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 1. San Francisco mayor Ed Lee was in town last night speaking with Seattle Mayor Ed Murray at Seattle University about the homeless crisis.

Similar to Seattle (even more so, in fact) San Francisco is facing a dramatic increase in people experiencing homelessness. Seattle puts its unsheltered homeless population at about 3,000 and San Francisco puts theirs at about 6,700; SF is slightly bigger than Seattle—by about 200,000 people.

Local workhorse reporters Erica C. Barnett and Heidi Groover both tweeted the discussion. And Barnett has a germane story up on her blog The C Is for Crank, detailing San Francisco’s low-barrier-to-entry Navigation Center homeless shelter—something Seattle wants to emulate

Groover also posted a germane detail: A map that might explain why both city’s housing costs are so high; both cities cordon off abnormally massive swaths of land for single family zoning. Seattle is about at 65 percent and San Francisco’s? Whoa.

Screen shot 2017 01 12 at 7.54.01 am yerpc8

Actually, it's not as dramatic as the swath of yellow makes it look. It's really about 25 percent...but...

By way of comparison, Portland only sets aside about 3 percent of its land for single family homes exclusively. I’m not saying Portland doesn’t have a homeless problem, but Portland is roughly the same size as Seattle—619,000 people versus Seattle’s 668,000 people. And their homeless population is about 33 percent smaller than ours.

2. Seattle's newest member of congress, U.S. representative Pramila Jayapal (D-WA, 7), quickly responded to President-elect Donald Trump's firm announcement that congress needed to repeal Obamacare with some statistics about Washington state.

The numbers are worth publishing in full:

Young people in the state under the age of 26 will not be able to get health coverage under their parents’ plan. Currently, about 55,000 young people in Washington have taken advantage of the Affordable Care Act by staying on their parents’ health insurance. A repeal of the law means they will be forced to purchase their own health insurance, or take the risk of staying uninsured.

Washington women would have to pay more for health care. Before the Affordable Care Act, women were forced to pay out-of-pocket for basic preventive health care like routine breast cancer screenings, birth control and Pap tests.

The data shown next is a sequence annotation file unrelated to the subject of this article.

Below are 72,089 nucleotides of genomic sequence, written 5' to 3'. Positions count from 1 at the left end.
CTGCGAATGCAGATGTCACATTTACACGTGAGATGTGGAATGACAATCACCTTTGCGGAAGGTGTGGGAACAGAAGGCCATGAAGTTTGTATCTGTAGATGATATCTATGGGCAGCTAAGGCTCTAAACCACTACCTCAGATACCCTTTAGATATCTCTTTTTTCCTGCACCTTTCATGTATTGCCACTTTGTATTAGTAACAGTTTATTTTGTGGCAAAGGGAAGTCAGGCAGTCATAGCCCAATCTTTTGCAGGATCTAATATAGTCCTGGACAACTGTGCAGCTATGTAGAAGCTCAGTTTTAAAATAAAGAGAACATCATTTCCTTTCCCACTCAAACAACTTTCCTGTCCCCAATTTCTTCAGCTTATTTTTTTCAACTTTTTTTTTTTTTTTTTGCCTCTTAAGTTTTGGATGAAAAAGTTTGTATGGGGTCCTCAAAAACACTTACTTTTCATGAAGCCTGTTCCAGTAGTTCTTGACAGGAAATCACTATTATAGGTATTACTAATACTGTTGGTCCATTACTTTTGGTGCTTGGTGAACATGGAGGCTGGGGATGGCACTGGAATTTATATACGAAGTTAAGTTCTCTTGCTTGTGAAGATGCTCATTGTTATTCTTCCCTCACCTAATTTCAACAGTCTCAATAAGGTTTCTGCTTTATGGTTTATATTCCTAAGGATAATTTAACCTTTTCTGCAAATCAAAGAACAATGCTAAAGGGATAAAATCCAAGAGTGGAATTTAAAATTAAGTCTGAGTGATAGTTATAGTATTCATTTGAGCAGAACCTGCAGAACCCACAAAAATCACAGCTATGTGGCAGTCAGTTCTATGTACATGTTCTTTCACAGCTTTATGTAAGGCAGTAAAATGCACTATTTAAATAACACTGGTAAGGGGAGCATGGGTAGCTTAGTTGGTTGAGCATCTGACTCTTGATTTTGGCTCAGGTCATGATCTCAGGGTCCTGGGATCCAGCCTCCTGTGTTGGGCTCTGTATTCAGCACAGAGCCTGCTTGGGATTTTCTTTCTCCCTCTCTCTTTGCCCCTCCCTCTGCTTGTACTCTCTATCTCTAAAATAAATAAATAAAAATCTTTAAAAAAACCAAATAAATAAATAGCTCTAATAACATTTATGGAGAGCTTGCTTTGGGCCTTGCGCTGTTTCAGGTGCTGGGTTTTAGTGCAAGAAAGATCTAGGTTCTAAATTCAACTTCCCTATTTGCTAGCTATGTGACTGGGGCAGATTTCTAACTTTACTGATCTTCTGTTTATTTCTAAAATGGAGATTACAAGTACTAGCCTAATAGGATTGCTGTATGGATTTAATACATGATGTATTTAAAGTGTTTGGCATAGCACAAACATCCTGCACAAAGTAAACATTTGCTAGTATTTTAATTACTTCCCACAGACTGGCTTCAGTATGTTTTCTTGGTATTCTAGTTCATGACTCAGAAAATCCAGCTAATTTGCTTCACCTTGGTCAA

If the Affordable Care Act is repealed, nearly 4 million Washingtonians who rely on employer-sponsored health care will be impacted. The Affordable Care Act gives tax incentives to encourage small business owners to provide health coverage to their employees.

More than 50,000 Washingtonians who have gained health care due to Medicaid expansion will lose health coverage. The Affordable Care Act expanded Medicaid, giving life-saving coverage to thousands of Washingtonians who couldn’t afford health care before.

People with pre-existing conditions could be denied coverage. In Washington, almost 3 million people have a pre-existing condition. Repealing the Affordable Care Act would allow insurance companies to go back to the days when they could deny coverage to individuals with pre-existing conditions like diabetes, cancer or asthma.

Jayapal added: “Health care is a right, not a privilege. Instead of rolling back the progress we’ve made, we need to strengthen and expand the Affordable Care Act.”

3. And speaking of whoa! Amazon is planning to hire 100,000 new employees during the next year and a half.

The Seattle Times reports:

"Amazon said Thursday that by 2018 it plans to have more than 280,000 full-time U.S. employees, versus 180,000 at the end of 2016. The jobs cover a wide range of disciplines, from developers and engineers that work on cloud computing to warehouse operators that handle millions of packages."

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